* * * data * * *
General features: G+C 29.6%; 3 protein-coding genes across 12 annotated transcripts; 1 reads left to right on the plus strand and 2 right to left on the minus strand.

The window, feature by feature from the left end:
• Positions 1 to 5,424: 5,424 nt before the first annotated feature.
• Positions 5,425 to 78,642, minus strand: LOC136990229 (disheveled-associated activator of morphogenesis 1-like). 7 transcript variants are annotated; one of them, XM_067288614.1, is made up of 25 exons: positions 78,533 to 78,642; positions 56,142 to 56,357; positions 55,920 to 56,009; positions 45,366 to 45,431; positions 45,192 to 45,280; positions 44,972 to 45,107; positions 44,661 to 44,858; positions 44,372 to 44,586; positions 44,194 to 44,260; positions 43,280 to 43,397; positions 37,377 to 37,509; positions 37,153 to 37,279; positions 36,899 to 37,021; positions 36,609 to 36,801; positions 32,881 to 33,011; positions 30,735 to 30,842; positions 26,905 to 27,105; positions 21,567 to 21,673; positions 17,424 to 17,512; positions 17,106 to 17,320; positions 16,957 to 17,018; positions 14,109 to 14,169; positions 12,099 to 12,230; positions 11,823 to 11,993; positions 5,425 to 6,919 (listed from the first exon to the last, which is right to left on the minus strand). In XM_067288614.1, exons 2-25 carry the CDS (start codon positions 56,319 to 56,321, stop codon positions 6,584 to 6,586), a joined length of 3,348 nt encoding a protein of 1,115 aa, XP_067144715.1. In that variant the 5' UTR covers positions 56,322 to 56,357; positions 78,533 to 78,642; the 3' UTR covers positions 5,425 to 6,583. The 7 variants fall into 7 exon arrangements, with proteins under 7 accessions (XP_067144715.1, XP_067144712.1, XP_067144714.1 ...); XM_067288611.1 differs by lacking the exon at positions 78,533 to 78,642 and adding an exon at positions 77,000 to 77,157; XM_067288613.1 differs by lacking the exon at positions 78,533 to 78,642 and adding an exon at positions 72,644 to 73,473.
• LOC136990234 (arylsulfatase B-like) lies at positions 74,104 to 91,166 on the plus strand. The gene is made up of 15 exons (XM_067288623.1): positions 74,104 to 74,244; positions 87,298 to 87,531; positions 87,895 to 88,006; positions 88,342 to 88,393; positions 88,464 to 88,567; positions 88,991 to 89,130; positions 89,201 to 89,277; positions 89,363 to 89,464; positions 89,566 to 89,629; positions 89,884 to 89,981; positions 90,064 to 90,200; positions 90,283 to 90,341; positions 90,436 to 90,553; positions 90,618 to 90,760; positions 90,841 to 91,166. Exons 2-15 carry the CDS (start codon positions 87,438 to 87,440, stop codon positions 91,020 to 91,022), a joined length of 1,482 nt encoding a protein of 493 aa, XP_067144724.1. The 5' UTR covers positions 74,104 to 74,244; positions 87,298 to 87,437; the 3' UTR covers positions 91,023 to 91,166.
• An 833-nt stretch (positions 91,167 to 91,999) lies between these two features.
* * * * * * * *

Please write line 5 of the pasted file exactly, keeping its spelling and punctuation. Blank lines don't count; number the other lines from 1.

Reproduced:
• LOC136990234 (arylsulfatase B-like) lies at positions 74,104 to 91,166 on the plus strand. The gene is made up of 15 exons (XM_067288623.1): positions 74,104 to 74,244; positions 87,298 to 87,531; positions 87,895 to 88,006; positions 88,342 to 88,393; positions 88,464 to 88,567; positions 88,991 to 89,130; positions 89,201 to 89,277; positions 89,363 to 89,464; positions 89,566 to 89,629; positions 89,884 to 89,981; positions 90,064 to 90,200; positions 90,283 to 90,341; positions 90,436 to 90,553; positions 90,618 to 90,760; positions 90,841 to 91,166. Exons 2-15 carry the CDS (start codon positions 87,438 to 87,440, stop codon positions 91,020 to 91,022), a joined length of 1,482 nt encoding a protein of 493 aa, XP_067144724.1. The 5' UTR covers positions 74,104 to 74,244; positions 87,298 to 87,437; the 3' UTR covers positions 91,023 to 91,166.